Last week, Forbes had an article about the advances in genomics, which focused on the Ion Torrent sequencing platform. It’s a good overview of genomics and the Ion Torrent technology, albeit a bit much on the cheerleading side. For instance, this:
Audaciously named the Personal Genome Machine (PGM), the silicon-based device is the smallest and cheapest DNA decoder ever to hit the market. It can read 10 million letters of genetic code, with a high degree of accuracy, in just two hours. Unlike existing DNA scanners the size of mainframes and servers, it fits on a tabletop and sells for only $50,000, one-tenth the price of machines already out there. For the first time every scientist, local hospital and college will be able to afford one. If the PGM takes off and regulators let him, your family doctor could buy one–and so could you, if, say, you wanted to see how fast that thing growing in your fridge is mutating.
Invented by engineer and entrepreneur Jonathan Rothberg, such desktop gene machines could transform medicine, agriculture, nanotechnology and the search for alternative fuels. Using DNA sequencing, Rothberg says, doctors in the not-too-distant future will finger genetic weak spots in tumors and treat cancer patients with customized drugs. (This is already happening at some cancer centers.) Kids born with rare diseases will get large portions of their genome decoded to pinpoint the cause, eliminating guesswork and misdiagnoses.
Outside the lab, rescue workers in the Third World might use portable gene machines to trace bacteria or viruses causing waterborne epidemics. Airport officials could take genetic samples from travelers to track infectious bacteria and viruses before they become outbreaks. Engineers can use DNA readers to concoct designer microbes to grow future fuels. DNA sequencing will help farmers breed supercrops that grow faster, resist pests and drought and need less fertilizer. Synthetic biologists might harness bacteria to make laundry detergent, clothes, furniture, even concrete that self-heals cracks.
Sounds pretty groovy! I should get me one of these things (by the way, the statement “10 million letters of genetic code, with a high degree of accuracy, in just two hours” is why we need science and technology reporters–because they would know the PGM is conservatively about fifty times slower than current Illumina sequencing…).
And I’m copasetic with this application:
Tracking the movement of infections in hospitals, airports and public places like shopping malls to identify microbes and prevent them from becoming epidemics–that has to be a $10 billion industry. Running tab: $70 billion.
Wonder if anybody is doing this…
But I digress. The problem is that sequencing prepared DNA is the easy part. First, you have to prepare the DNA, which involves molecular biology. You have to ‘isolate’ the DNA: that is, get rid of all of the non-DNA stuff. Typically, this involves buying some kits from biotech companies (not so expensive), heating and cooling stuff (temperature controlled heating blocks), pipetting (cheap), and centrifugation. Admittedly, this is much better than the bad old days of using phenol and chloroform–wouldn’t want to play with that in your kitchen. But if you’re interested in sequencing “that thing growing in your fridge”, you’ll probably have to pay someone to do this. Although DIY centrifugation does fill me with images of people spinning around really fast in their backyards:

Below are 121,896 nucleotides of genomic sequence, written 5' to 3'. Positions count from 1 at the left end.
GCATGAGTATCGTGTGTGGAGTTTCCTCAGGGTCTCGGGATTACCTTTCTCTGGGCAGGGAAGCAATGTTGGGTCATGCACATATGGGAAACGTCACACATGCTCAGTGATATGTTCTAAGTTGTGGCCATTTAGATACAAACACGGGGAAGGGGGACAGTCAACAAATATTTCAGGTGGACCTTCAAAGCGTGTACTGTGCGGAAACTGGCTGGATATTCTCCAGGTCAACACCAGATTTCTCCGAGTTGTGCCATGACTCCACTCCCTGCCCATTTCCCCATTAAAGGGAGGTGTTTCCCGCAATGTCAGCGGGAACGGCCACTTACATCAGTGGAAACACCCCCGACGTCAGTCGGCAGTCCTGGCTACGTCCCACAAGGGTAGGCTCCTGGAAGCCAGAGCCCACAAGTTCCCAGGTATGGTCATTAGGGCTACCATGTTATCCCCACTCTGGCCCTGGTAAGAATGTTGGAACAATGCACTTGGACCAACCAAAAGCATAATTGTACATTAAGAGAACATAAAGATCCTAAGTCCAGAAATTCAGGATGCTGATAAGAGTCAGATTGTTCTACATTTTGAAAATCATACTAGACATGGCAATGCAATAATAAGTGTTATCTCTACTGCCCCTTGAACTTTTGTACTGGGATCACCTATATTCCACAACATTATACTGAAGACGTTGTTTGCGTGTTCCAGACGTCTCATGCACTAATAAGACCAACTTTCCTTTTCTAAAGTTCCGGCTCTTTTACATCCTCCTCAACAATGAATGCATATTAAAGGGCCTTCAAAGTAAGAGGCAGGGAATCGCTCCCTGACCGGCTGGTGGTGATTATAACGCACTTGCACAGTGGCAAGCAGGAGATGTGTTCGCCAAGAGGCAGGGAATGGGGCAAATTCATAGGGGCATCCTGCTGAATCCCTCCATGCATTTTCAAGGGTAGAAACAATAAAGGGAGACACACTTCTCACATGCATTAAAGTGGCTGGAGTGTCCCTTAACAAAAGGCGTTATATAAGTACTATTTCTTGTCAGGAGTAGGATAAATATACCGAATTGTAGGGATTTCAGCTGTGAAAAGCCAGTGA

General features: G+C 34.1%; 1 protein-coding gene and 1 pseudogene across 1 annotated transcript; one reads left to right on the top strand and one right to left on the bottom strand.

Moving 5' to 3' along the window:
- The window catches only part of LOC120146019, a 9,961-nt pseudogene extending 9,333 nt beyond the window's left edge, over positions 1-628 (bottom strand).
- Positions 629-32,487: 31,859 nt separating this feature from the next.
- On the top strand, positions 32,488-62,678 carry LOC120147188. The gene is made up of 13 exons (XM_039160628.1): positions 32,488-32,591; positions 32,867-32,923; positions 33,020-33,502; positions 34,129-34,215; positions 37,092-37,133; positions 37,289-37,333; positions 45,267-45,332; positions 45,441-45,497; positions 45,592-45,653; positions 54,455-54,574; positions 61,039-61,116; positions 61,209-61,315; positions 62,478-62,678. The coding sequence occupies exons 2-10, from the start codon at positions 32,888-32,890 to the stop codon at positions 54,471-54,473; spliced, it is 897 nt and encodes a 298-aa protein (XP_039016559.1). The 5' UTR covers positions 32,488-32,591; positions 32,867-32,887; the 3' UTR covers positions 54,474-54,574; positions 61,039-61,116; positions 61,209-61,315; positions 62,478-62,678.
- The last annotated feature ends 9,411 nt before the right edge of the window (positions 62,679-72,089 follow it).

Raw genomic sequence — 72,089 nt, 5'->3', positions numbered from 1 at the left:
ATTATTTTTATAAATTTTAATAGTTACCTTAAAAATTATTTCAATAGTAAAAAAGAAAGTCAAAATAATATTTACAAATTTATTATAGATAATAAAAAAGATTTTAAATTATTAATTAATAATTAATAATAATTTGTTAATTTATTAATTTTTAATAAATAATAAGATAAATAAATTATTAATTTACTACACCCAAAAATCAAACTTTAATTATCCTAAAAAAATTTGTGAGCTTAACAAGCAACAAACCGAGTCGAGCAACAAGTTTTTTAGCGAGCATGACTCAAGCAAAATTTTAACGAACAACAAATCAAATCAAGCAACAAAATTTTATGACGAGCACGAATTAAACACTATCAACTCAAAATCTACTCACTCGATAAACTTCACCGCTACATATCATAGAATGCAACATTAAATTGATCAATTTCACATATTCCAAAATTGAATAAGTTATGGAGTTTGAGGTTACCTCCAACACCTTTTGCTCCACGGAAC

So now, you’ve isolated the DNA. Next, you have to prepare it for sequencing (‘library construction’). Again, more molecular biology.
So now we do the sequencing. Then we actually have to make sense of the raw and semi-processed data: a full-blown genome doesn’t just pop out of the machine. You have to assemble small sequences into a genome. Not a trivial computation problem, especially with large genomes. There’s an app for that, but you’ll need a computer and the right software. Then, once you’ve assembled your genome (or your fridge’s mold’s genome), you have to identify the genes–this is called annotation. Again, not trivial in terms of computation.
None of these things are impossible obviously (we do them routinely), and potentially, companies could do the various steps in a fee-for-service model (although whether this would be cheaper than a company performing the whole process is debatable). But there is a difference between a sequencing revolution and a genomics revolution. High-throughput sequencing is an essential component, but, to make genomics broadly accessible, it’s all of the other steps that have to be ‘personalized’ and made affordable.
Tomorrow, I’ll discuss how the Revolution Will Be Standardized (or it won’t be much of a revolution).